ETA: Also when a home is in forclosure the bank has their appraisers and people out there taking photo's of the property most often prior to the current owners having moved out...... I don't think it was the parents fault. I think it was most likely left unsecure by whichever bank or mortgage co forclosed on the home. - JMO
     
  13. lillygator

    lillygator Active Member

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    this is so sad......


    as far as fencing up.....IDK my thoughts on this...we have a pool, not required to be fenced where we are. The end of our street is a canal and the other end of our street is the intercoastal. Obviously neither of those, nor the ocean is fenced. Keeping an eye on your kids comes to mind.
     
  14. pufnstuf

    pufnstuf "Yes, she's emotionally disturbed. She's unbalance

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    I live near a river that is a point of recreation for many families in the summer. EVERY summer, never fails, at least two or three kids die in the river here. Some are teens! And the adults who take them to the river can't swim, so they can't save the children. Yes, parents can be stupid sometimes. STILL, teaching our children how to swim well enough to save their lives is imperative.

    You CAN get cheap or free swim lessons if you look around.

    At the Y, check in late spring and early summer. There are often FREE swim lessons available either through the Red Cross or state initiatives.

    Also check with your local Boys and Girls Club. Free swim lessons through them are frequently available.

    And finally, if you live in a place where you can't arrange this, then find someone local who will teach. I have friends who, like me, have pools, and they teach for $10 a lesson.

    I am a certified water safety instructor, and I teach neighborhood kids in the summer. I don't charge a cent. I don't teach them competitive swimming. I teach them basic swimming skills and then I teach them life-saving skills, should they ever find themselves in a situation with no one to help.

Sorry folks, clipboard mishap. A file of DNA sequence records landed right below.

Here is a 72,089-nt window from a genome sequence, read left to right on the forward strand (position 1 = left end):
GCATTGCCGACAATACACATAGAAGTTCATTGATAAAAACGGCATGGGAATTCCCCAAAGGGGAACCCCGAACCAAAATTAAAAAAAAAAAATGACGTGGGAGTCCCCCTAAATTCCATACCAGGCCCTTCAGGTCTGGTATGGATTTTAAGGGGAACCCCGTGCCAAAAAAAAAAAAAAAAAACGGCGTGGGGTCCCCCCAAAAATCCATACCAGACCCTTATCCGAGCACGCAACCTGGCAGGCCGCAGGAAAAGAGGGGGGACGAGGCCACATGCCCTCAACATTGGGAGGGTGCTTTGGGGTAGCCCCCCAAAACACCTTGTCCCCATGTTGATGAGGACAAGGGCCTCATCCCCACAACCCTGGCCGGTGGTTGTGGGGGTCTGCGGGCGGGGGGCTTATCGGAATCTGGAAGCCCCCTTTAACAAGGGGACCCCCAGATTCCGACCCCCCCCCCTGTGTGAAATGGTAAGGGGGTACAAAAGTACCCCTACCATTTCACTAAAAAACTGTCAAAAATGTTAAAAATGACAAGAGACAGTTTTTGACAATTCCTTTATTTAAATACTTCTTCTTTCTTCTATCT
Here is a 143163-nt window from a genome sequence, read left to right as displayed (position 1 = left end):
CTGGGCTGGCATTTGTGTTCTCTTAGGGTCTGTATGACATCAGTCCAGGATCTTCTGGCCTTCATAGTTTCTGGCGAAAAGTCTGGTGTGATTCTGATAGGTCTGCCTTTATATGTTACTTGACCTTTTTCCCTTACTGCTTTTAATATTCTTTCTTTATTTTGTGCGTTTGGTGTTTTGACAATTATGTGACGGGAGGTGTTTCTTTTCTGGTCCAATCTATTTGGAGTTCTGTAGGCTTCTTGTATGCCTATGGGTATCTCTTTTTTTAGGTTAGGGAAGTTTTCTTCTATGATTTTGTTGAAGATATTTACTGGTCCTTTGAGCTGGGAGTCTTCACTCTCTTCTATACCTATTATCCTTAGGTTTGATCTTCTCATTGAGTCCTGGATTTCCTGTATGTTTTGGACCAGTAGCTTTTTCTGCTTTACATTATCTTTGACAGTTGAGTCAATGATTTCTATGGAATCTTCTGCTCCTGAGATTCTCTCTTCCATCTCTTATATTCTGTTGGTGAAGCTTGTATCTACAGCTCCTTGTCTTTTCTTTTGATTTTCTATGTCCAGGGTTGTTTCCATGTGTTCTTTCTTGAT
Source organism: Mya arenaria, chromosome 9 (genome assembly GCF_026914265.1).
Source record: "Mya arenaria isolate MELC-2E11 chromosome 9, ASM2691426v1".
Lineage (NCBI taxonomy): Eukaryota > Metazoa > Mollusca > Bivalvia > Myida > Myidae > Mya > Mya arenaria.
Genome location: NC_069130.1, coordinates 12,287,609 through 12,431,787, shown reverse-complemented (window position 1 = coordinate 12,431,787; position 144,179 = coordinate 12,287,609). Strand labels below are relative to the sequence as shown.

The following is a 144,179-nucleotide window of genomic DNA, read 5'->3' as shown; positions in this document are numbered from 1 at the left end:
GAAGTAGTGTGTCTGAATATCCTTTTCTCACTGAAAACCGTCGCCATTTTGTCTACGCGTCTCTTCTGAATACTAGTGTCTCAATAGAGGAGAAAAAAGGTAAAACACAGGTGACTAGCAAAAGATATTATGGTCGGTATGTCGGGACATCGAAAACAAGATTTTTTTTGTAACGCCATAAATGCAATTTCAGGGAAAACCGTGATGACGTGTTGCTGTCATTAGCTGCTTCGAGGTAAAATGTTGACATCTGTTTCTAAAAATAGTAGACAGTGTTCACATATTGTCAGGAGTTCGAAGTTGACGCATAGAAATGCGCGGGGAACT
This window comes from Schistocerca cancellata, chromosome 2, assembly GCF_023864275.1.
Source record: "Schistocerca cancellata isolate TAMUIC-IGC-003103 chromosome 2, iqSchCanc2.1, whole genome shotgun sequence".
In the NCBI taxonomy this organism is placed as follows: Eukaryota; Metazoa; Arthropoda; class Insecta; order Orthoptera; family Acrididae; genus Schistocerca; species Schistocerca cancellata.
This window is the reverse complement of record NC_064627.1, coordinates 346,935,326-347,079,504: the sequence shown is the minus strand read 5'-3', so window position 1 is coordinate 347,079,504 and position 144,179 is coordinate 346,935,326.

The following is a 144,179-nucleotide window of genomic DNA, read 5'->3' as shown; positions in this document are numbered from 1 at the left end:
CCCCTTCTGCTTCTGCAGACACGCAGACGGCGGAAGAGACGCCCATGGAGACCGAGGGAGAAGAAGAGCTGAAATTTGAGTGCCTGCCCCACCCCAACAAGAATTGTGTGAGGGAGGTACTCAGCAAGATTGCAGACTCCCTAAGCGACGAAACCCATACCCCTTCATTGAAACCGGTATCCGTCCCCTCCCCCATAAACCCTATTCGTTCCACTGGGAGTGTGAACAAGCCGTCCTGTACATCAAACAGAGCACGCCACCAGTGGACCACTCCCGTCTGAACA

If you have a friend with a pool and if you can swim, get out and teach your child to swim. Teach him basics such as how to tread water, how to float on his back, how to dogpaddle.

    We can't always watch our children. Eventually they will spend the night with friends who have pools. OR they may have a field trip with the school to a park by a lake. Just basic water skills can make the difference in life and death.
     
  15. Penelope

    Penelope New Member

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    I grew up near the Long Island beaches, but did not know how to swim. My parents sent me and my siblings to swimming lessons, but my brother and I were traumatized by a bad instructor (my brother almost drowned in the incident) and, thereafter, I was never comfortable around water unless I had on a life jacket.

    In the late 70s, I went to college at Auburn University in Alabama. There it was compulsory for all students to pass a swimming exam or else take classes to learn how to swim. I guess there was a number of children who drowned in the State of Alabama in boating and swimming accidents, so the state made it a necessary skill that was required of all University graduates in their state run schools.

    In these classes, I overcame my fear of water and drowning. Now, I am not the greatest swimmer in the world, but at least I know what to do to save myself! IMHO, in a perfect world, swimming and life-saving basics should be taught in schools from a young age -- although I know that budget constraints would not make it possible.
     
  16. Cypros

    Cypros New Member

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    I agree that swimming lessons are a basic necessity and parents should make sure that their kids know how to float, tread water, and dog paddle at minimum. If formal lessons are too expensive then they can teach these skills themselves at a local public pool or at a public lake beach.
    My heart goes out to the families of these two, sweet children.
     
  17. Brwnigirl

    Brwnigirl Former Member

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    You just cannot leave children this age alone, to do anything. Swimming lessons and fences are all a good idea but they don't replace the job of the parents/caregivers. It's your duty to protect your children.

    RIP Little ones :(